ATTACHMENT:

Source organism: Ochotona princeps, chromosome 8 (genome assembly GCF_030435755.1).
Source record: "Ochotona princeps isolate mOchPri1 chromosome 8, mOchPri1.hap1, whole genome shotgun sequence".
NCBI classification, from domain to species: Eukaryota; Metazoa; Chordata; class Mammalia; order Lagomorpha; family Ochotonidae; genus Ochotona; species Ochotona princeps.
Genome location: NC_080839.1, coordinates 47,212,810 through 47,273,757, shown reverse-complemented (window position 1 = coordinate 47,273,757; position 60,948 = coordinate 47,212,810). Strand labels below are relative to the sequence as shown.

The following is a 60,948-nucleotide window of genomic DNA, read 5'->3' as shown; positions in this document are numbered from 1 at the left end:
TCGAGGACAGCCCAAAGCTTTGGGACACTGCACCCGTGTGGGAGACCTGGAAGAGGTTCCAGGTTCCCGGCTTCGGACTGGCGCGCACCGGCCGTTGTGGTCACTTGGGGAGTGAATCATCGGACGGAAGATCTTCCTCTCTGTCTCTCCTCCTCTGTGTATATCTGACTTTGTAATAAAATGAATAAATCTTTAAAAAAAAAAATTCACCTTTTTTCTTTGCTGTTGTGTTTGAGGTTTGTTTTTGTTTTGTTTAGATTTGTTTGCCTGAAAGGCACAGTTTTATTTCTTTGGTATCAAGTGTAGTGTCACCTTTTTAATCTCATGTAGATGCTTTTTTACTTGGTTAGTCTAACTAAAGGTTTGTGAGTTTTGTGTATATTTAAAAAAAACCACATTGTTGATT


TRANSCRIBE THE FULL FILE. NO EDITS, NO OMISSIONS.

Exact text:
Source organism: Ochotona princeps, chromosome 8 (genome assembly GCF_030435755.1).
Source record: "Ochotona princeps isolate mOchPri1 chromosome 8, mOchPri1.hap1, whole genome shotgun sequence".
NCBI classification, from domain to species: Eukaryota; Metazoa; Chordata; class Mammalia; order Lagomorpha; family Ochotonidae; genus Ochotona; species Ochotona princeps.
Genome location: NC_080839.1, coordinates 47,212,810 through 47,273,757, shown reverse-complemented (window position 1 = coordinate 47,273,757; position 60,948 = coordinate 47,212,810). Strand labels below are relative to the sequence as shown.

The following is a 60,948-nucleotide window of genomic DNA, read 5'->3' as shown; positions in this document are numbered from 1 at the left end:
TCGAGGACAGCCCAAAGCTTTGGGACACTGCACCCGTGTGGGAGACCTGGAAGAGGTTCCAGGTTCCCGGCTTCGGACTGGCGCGCACCGGCCGTTGTGGTCACTTGGGGAGTGAATCATCGGACGGAAGATCTTCCTCTCTGTCTCTCCTCCTCTGTGTATATCTGACTTTGTAATAAAATGAATAAATCTTTAAAAAAAAAAATTCACCTTTTTTCTTTGCTGTTGTGTTTGAGGTTTGTTTTTGTTTTGTTTAGATTTGTTTGCCTGAAAGGCACAGTTTTATTTCTTTGGTATCAAGTGTAGTGTCACCTTTTTAATCTCATGTAGATGCTTTTTTACTTGGTTAGTCTAACTAAAGGTTTGTGAGTTTTGTGTATATTTAAAAAAAACCACATTGTTGATT